Closure: The Measure of Real Love Part 2

I wasn’t sure there was going to be a part 2 this post…but I had this in me, so here it is.

I think you would be hard pressed to find a man or a woman who really was in love with someone who doesn’t want to have some understanding of how something that seemed like it would be forever to turned into something that just ended. Sometimes, both parties have to recognize that they have just drifted apart. In that case, though both parties might hate that things have devolved the way they have, they might be able to pinpoint the moment when things went sour. Perhaps the death knell was a divergence in the road the couple felt like they needed to take to move on to the next level. They may have mutually realized that what each ultimately wanted was not something that corresponded with what the other wanted, and could think of no real way to compromise the two visions. In that case, though it might be hard to part company, both can with the realization that each may be doing the other a great kindness in acknowledging an opportunity for the out.

In other cases, closure does not come so easily. More than less likely, this happens when the fallout hits the other person like a ton of bricks. Sometimes a party can be clueless that the break up is coming on because of the way the other party is acting. While a person might sense subtle little changes, he or she might attribute those changes to the growing pains that all people have in relationships. Generally speaking, as each individual grows, the relationship may have to change to accommodate that growth.  Sometimes, the relationship or the parties in it aren’t really mature enough to do that.

So, let me back up. When I refer the the maturity of the relationship I don’t necessarily mean the time that has elapsed. I really mean the understanding of that each person have of what the relationship should be. To keep it as concise as possible, some people feel like they way a relationship starts is the way is should end, while other people understand that it can and should change as the people in it and the desires that they have might change. The latter show emotional maturity.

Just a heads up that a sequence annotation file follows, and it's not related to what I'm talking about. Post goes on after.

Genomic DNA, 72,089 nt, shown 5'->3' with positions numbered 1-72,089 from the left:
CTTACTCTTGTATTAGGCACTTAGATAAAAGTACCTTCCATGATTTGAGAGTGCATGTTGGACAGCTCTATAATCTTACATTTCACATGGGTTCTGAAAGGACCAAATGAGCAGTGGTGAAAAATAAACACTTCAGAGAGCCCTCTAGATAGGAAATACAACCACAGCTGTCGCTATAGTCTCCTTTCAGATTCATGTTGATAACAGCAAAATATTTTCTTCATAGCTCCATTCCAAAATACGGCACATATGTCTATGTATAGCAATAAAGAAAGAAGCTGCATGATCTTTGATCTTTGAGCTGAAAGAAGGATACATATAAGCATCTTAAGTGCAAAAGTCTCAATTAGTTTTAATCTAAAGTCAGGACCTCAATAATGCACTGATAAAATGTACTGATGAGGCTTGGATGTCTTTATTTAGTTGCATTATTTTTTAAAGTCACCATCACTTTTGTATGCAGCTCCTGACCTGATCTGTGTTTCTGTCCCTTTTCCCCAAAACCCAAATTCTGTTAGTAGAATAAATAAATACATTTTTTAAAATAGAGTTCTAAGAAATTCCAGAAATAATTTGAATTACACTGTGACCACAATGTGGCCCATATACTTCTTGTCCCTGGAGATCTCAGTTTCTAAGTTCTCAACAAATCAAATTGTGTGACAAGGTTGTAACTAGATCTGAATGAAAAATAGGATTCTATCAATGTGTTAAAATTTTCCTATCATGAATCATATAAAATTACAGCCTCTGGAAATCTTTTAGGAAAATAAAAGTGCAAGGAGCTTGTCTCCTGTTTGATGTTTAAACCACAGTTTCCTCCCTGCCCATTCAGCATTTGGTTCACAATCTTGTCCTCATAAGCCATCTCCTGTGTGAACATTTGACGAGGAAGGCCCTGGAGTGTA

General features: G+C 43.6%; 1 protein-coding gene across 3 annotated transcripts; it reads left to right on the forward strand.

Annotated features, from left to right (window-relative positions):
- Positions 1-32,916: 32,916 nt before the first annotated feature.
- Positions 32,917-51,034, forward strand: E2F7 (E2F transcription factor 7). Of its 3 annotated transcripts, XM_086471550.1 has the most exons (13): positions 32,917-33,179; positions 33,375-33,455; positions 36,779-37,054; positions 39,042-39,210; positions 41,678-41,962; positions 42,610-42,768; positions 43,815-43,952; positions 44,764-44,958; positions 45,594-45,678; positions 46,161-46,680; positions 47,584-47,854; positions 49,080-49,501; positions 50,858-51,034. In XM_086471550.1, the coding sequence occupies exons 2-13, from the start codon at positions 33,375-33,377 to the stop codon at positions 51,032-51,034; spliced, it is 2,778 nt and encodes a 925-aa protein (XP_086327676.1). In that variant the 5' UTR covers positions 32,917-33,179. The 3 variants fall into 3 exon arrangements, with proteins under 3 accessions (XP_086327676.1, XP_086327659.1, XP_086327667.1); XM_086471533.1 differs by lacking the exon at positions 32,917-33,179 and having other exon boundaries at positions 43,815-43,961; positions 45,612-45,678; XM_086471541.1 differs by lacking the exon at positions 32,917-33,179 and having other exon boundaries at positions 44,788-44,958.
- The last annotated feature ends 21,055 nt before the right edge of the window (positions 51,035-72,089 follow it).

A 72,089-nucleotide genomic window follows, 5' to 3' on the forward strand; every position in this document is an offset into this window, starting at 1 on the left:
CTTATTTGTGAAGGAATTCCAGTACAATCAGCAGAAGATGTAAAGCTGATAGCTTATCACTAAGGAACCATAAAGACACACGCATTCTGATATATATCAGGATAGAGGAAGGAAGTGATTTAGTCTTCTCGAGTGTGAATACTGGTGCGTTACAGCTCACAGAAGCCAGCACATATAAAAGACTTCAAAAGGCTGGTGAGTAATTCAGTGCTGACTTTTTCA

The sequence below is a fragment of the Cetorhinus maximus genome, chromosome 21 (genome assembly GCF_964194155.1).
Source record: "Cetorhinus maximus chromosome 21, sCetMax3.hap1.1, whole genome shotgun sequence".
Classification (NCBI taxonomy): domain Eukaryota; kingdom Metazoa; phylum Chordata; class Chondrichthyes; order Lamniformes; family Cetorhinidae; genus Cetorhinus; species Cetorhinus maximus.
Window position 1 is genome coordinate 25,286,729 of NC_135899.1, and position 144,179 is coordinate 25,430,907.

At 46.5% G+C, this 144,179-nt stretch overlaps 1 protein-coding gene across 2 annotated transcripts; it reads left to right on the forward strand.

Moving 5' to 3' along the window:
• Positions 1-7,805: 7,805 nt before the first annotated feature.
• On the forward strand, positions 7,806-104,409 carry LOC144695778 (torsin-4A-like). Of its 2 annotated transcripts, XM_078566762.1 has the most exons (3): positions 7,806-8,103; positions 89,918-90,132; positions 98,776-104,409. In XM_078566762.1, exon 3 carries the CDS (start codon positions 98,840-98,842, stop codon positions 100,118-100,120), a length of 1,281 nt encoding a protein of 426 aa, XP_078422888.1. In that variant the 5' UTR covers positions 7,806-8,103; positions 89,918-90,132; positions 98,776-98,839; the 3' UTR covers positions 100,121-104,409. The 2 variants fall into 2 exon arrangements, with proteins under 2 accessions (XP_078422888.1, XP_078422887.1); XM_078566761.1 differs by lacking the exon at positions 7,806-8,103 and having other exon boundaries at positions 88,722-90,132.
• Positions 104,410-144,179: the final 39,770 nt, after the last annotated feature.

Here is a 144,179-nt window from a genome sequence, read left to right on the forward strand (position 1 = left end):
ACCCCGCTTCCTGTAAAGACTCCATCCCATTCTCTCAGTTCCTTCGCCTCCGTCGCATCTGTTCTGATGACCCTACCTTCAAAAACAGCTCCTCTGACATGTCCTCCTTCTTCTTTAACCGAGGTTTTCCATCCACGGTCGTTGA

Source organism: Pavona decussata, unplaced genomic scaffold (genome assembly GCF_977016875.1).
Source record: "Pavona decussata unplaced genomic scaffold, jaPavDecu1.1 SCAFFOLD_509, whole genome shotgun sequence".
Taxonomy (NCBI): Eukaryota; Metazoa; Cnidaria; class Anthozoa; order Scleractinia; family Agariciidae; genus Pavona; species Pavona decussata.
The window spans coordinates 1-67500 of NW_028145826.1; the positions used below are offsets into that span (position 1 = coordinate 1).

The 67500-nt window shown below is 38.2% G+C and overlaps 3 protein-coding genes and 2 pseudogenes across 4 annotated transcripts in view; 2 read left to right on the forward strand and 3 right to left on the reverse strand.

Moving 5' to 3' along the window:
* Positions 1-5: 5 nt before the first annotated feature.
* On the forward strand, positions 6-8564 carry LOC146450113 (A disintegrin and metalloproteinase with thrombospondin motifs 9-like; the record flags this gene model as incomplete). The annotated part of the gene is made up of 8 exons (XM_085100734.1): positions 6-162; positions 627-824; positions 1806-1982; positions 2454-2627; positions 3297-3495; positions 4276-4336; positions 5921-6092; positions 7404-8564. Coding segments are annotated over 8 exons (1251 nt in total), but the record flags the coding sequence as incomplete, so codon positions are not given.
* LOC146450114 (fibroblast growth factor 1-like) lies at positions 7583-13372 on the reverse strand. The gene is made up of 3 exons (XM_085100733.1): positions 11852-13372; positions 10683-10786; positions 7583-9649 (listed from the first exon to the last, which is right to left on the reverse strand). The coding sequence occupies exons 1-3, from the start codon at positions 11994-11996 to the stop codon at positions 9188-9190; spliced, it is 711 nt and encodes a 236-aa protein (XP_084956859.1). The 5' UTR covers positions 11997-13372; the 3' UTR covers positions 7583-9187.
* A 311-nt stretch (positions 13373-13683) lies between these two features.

Back to my thought: Maybe one or both of the people can’t really accept that fact that the relationship has to change for it to grow. The things that used to be enough may not suffice anymore. It might even feel like the relationship has come to a stagnant point, where both parties have an idea of what might help it move forward but neither party is willing to take the first step, for whatever reason.  One party might reach out and feel rebuffed, while the other party may internalize his or her feelings of resentment for the other. Ultimately, this will probably result in some hurt feelings as someone steps forward to put an end to the stagnation by breaking things up.

If both parties come to this conversation with hurt feelings, ego might get in the way and neither will say when he or she really feels. That initial “it’s over” conversation might be messy.  It might take a long time for both people to get to a point where they can have a rational conversation, if the day does come. Being able to have that conversation, whether it takes days, weeks, or months, can be the measure of Real Love. Being able to have that conversation and being able to learn and grow from that conversation can make the difference between being able to truly move forward and repeating the same patterns in love over and over and over again.

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